But he said to her, You speak as one of the foolish women speaks. What? shall we receive good at the hand of God…
I. WHAT IS THE MEANING OF JOB'S APPEAL? The appeal relates rather to ourselves than to God. The whole connection turns upon the state of the recipient. The question turns upon ourselves. God is in no sense the author of evil. All originated with the creature. The word evil here refers to physical evil. Job is speaking of his own sufferings. The meaning and force of this appeal is seen in attending to the meaning of the word "receive." To receive is very different from to submit. Receive is usually employed in a good sense. You receive what is good. It supposes a willingness on the part of the subject, especially when the term is employed by the person himself. Shall we bless God for the good and not for the evil? Shall we not give Him credit for both?
II. ARGUMENTS LIKELY TO INDUCE THIS STATE OF MIND. Since God gives us good, when a dispensation of a seemingly different character comes, we ought to be slow to say that it is of a different character in its consequences. When trouble and suffering come, we ought to infer that it is intended for our advancement in good. All the good we have has travelled to us through an intensity of suffering; it is applied to us, and comes to us through suffering.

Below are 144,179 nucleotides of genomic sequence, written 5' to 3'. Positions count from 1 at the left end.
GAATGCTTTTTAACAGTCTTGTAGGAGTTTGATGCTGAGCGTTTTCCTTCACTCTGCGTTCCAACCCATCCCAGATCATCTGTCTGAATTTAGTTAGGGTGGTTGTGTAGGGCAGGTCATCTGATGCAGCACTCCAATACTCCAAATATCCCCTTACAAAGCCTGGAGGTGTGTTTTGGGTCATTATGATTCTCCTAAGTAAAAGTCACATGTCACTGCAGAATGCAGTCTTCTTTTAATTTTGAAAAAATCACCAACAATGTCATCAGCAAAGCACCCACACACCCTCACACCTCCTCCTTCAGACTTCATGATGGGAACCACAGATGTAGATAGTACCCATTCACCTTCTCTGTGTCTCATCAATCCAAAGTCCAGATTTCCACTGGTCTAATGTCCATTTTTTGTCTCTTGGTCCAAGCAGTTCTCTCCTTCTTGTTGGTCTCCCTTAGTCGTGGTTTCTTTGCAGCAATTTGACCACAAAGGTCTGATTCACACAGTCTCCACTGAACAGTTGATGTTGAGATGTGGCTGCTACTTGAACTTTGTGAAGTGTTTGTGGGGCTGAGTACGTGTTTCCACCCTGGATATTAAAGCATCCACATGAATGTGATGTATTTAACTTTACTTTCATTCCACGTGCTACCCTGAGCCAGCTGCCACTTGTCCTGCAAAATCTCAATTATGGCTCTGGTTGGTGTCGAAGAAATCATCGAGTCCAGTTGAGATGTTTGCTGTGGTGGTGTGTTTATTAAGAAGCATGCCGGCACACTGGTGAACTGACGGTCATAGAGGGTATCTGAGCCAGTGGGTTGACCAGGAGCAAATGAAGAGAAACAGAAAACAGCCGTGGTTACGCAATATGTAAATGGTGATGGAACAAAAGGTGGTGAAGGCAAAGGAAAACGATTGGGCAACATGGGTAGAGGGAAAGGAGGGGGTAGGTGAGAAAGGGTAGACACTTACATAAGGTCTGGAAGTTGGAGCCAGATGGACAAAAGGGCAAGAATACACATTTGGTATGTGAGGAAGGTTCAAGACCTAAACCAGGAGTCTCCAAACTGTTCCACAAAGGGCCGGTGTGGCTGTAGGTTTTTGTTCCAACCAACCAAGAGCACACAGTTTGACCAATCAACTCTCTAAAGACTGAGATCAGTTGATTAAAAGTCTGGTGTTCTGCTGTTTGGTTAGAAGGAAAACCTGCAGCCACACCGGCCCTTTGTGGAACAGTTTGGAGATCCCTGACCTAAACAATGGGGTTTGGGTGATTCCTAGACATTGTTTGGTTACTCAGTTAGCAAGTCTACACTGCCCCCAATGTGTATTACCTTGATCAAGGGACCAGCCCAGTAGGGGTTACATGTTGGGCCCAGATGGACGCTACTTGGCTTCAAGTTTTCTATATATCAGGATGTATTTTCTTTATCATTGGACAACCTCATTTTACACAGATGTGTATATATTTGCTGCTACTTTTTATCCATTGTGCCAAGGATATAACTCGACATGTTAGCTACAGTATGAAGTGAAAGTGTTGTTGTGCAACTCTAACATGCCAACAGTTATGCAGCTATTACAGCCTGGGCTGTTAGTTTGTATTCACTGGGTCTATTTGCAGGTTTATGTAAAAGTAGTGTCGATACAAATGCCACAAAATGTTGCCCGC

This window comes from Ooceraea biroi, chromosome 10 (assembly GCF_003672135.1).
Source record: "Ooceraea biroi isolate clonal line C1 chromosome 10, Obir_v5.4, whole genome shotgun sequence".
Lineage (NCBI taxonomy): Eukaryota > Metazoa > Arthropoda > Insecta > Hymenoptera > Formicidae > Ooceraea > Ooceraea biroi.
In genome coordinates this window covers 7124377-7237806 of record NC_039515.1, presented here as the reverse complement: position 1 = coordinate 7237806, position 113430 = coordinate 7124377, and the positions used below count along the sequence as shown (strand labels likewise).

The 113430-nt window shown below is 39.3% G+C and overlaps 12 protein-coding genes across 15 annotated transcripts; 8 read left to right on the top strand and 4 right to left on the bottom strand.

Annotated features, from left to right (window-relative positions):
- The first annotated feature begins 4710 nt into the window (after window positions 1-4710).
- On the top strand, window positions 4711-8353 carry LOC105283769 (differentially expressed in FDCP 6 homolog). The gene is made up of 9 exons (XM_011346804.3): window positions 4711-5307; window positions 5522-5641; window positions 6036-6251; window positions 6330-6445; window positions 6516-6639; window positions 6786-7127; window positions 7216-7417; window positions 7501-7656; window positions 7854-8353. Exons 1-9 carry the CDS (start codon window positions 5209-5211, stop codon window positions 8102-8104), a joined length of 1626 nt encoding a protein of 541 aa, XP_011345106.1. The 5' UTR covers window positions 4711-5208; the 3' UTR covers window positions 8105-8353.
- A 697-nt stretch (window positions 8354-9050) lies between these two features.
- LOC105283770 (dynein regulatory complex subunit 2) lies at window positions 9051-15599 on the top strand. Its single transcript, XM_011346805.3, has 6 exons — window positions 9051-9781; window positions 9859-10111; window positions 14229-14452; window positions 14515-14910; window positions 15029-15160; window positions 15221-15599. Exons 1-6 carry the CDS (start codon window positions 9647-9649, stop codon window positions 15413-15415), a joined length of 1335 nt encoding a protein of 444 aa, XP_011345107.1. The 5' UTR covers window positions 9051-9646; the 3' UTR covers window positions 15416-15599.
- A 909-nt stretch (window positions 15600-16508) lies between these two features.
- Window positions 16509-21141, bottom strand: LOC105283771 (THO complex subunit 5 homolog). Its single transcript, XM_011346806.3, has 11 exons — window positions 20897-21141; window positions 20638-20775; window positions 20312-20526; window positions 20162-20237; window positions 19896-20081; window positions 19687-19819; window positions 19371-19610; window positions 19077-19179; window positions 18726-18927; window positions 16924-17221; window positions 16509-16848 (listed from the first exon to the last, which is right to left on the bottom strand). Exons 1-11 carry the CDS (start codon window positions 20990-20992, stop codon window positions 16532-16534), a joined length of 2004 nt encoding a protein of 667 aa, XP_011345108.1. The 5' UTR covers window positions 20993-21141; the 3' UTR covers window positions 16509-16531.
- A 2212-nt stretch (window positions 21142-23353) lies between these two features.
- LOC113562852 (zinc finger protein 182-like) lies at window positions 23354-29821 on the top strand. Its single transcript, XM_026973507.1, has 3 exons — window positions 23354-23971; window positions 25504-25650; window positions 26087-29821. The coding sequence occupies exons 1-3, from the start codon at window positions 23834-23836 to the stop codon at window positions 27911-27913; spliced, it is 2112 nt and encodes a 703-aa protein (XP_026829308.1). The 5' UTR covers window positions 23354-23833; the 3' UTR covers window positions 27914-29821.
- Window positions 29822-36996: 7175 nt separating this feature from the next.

1. Good was procured to us through suffering. A suffering Saviour.
2. Good is applied to us through evil. If we suffer with Christ we shall be glorified with Him.
3. Good is consummated to us through evil.
(Capel Molyneux, B. A.)
Parallel VersesKJV: But he said unto her, Thou speakest as one of the foolish women speaketh. What? shall we receive good at the hand of God, and shall we not receive evil? In all this did not Job sin with his lips.